One more day. One more day. One more day. I can make it. I came up with this theory a couple months ago and figured I'd better post it before "The Empty Hearse" comes out. (Squeeeeeee!) If you make it to the end and understand it, I congratulate you.
"Well then, about that dreadful chasm. I had no serious difficulty in getting out of it, for the very simple reason that I was never in it." says Sherlock Holmes in "The Adventure of the Empty House" when Watson asks how he managed to escape the abyss. For the purpose of this theory, I shall hold to that canon. In addition, there are innumerable things that may go wrong when jumping off a multi-story building, no matter how well-planned the event is. I do not think Sherlock would take such a risk. True, in "A Study in Pink" Watson comments that Sherlock would risks his life to prove he's clever, but we can see throughout the next five episodes how much that changes. Even by "The Great Game" this is evident.
Who, or what fell, then? Most theories offer Moriarty as a possibility, or a body from the morgue, using Molly's connections. I prefer the latter, for reasons I will expound on presently.
We must assume for this theory that Sherlock had assistance. As in the novels, I shall assume that he enlisted Mycroft as a confidant. Certainly scenes in "The Reichenbach Fall" indicate that he requested help from Molly. What if, though, in that missing scene, he was just giving Molly false information to throw everyone off? He needs those close to him to believe in his death. However, that possibility does not work very well with my theory, so I'll ignore it. Real scientific I'm getting here.
Many have suggested the possibility of assistance from the homeless network. There, I simply must disagree. We have seen in previous episodes that while Sherlock is willing to use the network for investigations, he doesn't exactly trust them. Also, in "The Final Problem", Holmes describes Moriarty as a spider, sitting motionless at the center of his web, receiving signals from his agents, who are "numerous and splendidly organized". If Sherlock knows this, then he would certainly be aware of the danger of a double-crossing agent in his homeless network. Again, too much of a risk.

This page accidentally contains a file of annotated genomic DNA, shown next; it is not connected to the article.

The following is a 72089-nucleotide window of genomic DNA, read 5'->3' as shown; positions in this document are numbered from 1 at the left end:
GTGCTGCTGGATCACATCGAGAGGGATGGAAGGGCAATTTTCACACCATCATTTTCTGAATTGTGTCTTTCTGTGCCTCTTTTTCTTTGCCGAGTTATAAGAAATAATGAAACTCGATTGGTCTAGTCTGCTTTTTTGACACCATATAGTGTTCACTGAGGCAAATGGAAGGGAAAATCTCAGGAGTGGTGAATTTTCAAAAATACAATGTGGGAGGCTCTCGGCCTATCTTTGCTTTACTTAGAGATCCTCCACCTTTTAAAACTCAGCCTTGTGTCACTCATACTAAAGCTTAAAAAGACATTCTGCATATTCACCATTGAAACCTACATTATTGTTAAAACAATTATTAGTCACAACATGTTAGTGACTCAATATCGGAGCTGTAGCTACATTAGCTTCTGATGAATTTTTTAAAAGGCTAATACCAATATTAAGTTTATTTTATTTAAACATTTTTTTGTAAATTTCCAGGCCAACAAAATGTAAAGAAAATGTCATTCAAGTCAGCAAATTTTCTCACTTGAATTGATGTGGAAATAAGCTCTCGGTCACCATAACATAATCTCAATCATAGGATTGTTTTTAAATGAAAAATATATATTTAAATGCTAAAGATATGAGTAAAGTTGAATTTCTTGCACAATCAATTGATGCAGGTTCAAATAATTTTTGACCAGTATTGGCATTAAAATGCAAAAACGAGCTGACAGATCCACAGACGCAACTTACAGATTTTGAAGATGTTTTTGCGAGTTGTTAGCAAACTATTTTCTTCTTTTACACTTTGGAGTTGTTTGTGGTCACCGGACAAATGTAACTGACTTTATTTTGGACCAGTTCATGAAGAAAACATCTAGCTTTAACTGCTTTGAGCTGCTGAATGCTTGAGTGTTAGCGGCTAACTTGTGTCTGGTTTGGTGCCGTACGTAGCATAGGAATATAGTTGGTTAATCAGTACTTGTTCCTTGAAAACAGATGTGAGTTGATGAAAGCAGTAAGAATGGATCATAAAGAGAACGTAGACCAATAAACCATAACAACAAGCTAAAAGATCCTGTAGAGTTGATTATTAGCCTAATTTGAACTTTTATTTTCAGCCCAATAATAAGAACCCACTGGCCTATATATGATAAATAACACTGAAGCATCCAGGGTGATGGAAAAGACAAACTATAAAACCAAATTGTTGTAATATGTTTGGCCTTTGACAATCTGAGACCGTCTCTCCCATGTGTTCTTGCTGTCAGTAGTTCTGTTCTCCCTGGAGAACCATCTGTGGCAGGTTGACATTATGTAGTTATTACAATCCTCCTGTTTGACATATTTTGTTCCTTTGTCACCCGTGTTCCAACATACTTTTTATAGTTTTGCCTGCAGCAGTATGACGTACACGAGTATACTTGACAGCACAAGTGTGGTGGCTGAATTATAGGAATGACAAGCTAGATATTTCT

Here we come to possibly the only unique part of my theory. I'm not even going to try to say how much Sherlock knew, or how much he was planning. But let us assume that he knew Moriarty was going to confront him, and probably kill him. Let us also assume that he was aware that the keycode was a fake. So here we have Sherlock, sitting and planning what to do. He needs John gone, which is easily accomplished, and he wants to have as much of an advantage as possible, so he chooses their meeting place. I don't think Sherlock knew exactly how Moriarty planned to kill him, so I assume that he planned for many different scenarios. Maybe he was wearing a bullet-proof vest. I don't know. . .
Sherlock is thinking of ways to cheat death. Certainly something that comes up is Irene Adler and her faked death. (The first one, not the second one that he had a hand in). So he needs a body and someone who can fake documents. Enter the ever helpful Molly Hooper. They rig up a body to look like Sherlock, complete with coat, etc.
Of course, thinking of Irene Adler would make Sherlock think of other events in "A Scandal in Belgravia". Really, that entire episode is about cheating death. First with Sherlock and Watson escaping from Moriarty thanks to chance, then from the agents with vatican cameos. Irene Adler fakes her death, then comes the whole Coventry brouhaha, which is cheating the terrorists of their victims. Finally comes Irene's second 'death'.
Hmmm. . . Coventry. The flight of the dead. Let's see where this leads us. Mycroft's Flight of the Dead can be summed up easily: Instead of revealing that they have cracked the terrorist's code, the government sends a plane of dead bodies to be blown up in midair. Hundreds of casualties, but no one dies.
Let's replace a couple of words in that summary and see what happens: Instead of revealing that Sherlock has cracked Moriarty's keycode, he sends a dead body to be killed in a fall. A dead body, but no one dies.
Are you following so far? I'm incredibly bad at explaining things.
You may be wondering, how on earth does Sherlock shove a body off without it looking odd?
In Alan Bradley's novel "The Sweetness at the Bottom of the Pie" there is a similar scenario. (If you haven't read the book, there are spoilers ahead. Go read the book. It's fantastic). A subplot includes the alleged suicide of a man. The man, by all eyewitness accounts, appears to have stood at the top of a tall tower, shouted "Vale!" then leaped to his death. However, it eventually discovered that the 'suicide' was actually a murder. The murderers had killed the man with a blow to the head, then one of the murderers dressed in identical clothes to the victim, then stood and shouted the farewell. He then ducked behind a parapet while his accomplices shoved the body over. To the sun-blinded observers, the man killed himself. Look here at the screencap from one of the final scenes.
Confusing? Probably. Possible? Definitely. Accurate? We'll see.